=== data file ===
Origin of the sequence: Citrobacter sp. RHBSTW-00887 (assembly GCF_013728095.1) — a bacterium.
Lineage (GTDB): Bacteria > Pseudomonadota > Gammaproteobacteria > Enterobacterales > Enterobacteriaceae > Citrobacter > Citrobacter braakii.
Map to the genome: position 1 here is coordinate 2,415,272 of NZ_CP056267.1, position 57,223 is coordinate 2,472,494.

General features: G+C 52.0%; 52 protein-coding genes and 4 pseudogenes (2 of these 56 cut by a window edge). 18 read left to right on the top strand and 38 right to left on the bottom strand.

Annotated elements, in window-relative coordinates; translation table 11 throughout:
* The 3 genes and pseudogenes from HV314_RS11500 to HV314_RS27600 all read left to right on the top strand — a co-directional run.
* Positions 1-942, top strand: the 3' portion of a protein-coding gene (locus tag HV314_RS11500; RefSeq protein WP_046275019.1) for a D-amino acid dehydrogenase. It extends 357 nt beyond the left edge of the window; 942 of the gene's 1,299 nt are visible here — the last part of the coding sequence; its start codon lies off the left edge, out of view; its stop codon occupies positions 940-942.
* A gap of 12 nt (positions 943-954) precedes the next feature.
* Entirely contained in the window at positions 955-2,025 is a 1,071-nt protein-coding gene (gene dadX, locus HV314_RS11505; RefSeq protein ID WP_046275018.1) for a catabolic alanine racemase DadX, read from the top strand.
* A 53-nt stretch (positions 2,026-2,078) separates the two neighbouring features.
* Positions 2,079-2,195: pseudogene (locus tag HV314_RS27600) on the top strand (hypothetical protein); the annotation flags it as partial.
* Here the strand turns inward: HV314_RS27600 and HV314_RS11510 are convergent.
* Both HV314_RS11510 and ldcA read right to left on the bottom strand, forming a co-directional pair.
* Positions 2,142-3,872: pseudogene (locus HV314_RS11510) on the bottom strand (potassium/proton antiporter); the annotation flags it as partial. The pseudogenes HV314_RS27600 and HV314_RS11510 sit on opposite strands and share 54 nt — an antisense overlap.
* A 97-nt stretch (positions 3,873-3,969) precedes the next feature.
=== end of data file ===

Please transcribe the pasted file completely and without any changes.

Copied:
Origin of the sequence: Citrobacter sp. RHBSTW-00887 (assembly GCF_013728095.1) — a bacterium.
Lineage (GTDB): Bacteria > Pseudomonadota > Gammaproteobacteria > Enterobacterales > Enterobacteriaceae > Citrobacter > Citrobacter braakii.
Map to the genome: position 1 here is coordinate 2,415,272 of NZ_CP056267.1, position 57,223 is coordinate 2,472,494.

General features: G+C 52.0%; 52 protein-coding genes and 4 pseudogenes (2 of these 56 cut by a window edge). 18 read left to right on the top strand and 38 right to left on the bottom strand.

Annotated elements, in window-relative coordinates; translation table 11 throughout:
* The 3 genes and pseudogenes from HV314_RS11500 to HV314_RS27600 all read left to right on the top strand — a co-directional run.
* Positions 1-942, top strand: the 3' portion of a protein-coding gene (locus tag HV314_RS11500; RefSeq protein WP_046275019.1) for a D-amino acid dehydrogenase. It extends 357 nt beyond the left edge of the window; 942 of the gene's 1,299 nt are visible here — the last part of the coding sequence; its start codon lies off the left edge, out of view; its stop codon occupies positions 940-942.
* A gap of 12 nt (positions 943-954) precedes the next feature.
* Entirely contained in the window at positions 955-2,025 is a 1,071-nt protein-coding gene (gene dadX, locus HV314_RS11505; RefSeq protein ID WP_046275018.1) for a catabolic alanine racemase DadX, read from the top strand.
* A 53-nt stretch (positions 2,026-2,078) separates the two neighbouring features.
* Positions 2,079-2,195: pseudogene (locus tag HV314_RS27600) on the top strand (hypothetical protein); the annotation flags it as partial.
* Here the strand turns inward: HV314_RS27600 and HV314_RS11510 are convergent.
* Both HV314_RS11510 and ldcA read right to left on the bottom strand, forming a co-directional pair.
* Positions 2,142-3,872: pseudogene (locus HV314_RS11510) on the bottom strand (potassium/proton antiporter); the annotation flags it as partial. The pseudogenes HV314_RS27600 and HV314_RS11510 sit on opposite strands and share 54 nt — an antisense overlap.
* A 97-nt stretch (positions 3,873-3,969) precedes the next feature.